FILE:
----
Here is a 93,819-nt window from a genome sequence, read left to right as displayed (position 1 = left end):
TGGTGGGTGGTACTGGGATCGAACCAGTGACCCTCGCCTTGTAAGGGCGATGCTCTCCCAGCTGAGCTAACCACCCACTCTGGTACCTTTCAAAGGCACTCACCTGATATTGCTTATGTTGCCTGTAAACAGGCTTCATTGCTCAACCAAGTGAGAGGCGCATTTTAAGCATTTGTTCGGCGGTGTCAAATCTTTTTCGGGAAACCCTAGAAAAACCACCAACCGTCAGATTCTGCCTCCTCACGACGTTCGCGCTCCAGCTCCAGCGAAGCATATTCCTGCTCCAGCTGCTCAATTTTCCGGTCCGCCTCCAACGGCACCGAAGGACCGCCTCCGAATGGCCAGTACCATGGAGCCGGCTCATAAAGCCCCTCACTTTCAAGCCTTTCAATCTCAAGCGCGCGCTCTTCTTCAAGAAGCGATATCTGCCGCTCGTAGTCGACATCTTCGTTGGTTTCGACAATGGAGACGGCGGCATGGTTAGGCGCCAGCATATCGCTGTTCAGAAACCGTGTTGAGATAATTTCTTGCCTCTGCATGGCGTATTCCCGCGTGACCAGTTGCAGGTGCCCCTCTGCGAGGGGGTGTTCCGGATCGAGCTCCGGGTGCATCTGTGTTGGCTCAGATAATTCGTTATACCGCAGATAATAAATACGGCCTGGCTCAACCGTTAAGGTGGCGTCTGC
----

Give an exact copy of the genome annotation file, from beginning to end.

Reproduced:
Here is a 93,819-nt window from a genome sequence, read left to right as displayed (position 1 = left end):
TGGTGGGTGGTACTGGGATCGAACCAGTGACCCTCGCCTTGTAAGGGCGATGCTCTCCCAGCTGAGCTAACCACCCACTCTGGTACCTTTCAAAGGCACTCACCTGATATTGCTTATGTTGCCTGTAAACAGGCTTCATTGCTCAACCAAGTGAGAGGCGCATTTTAAGCATTTGTTCGGCGGTGTCAAATCTTTTTCGGGAAACCCTAGAAAAACCACCAACCGTCAGATTCTGCCTCCTCACGACGTTCGCGCTCCAGCTCCAGCGAAGCATATTCCTGCTCCAGCTGCTCAATTTTCCGGTCCGCCTCCAACGGCACCGAAGGACCGCCTCCGAATGGCCAGTACCATGGAGCCGGCTCATAAAGCCCCTCACTTTCAAGCCTTTCAATCTCAAGCGCGCGCTCTTCTTCAAGAAGCGATATCTGCCGCTCGTAGTCGACATCTTCGTTGGTTTCGACAATGGAGACGGCGGCATGGTTAGGCGCCAGCATATCGCTGTTCAGAAACCGTGTTGAGATAATTTCTTGCCTCTGCATGGCGTATTCCCGCGTGACCAGTTGCAGGTGCCCCTCTGCGAGGGGGTGTTCCGGATCGAGCTCCGGGTGCATCTGTGTTGGCTCAGATAATTCGTTATACCGCAGATAATAAATACGGCCTGGCTCAACCGTTAAGGTGGCGTCTGC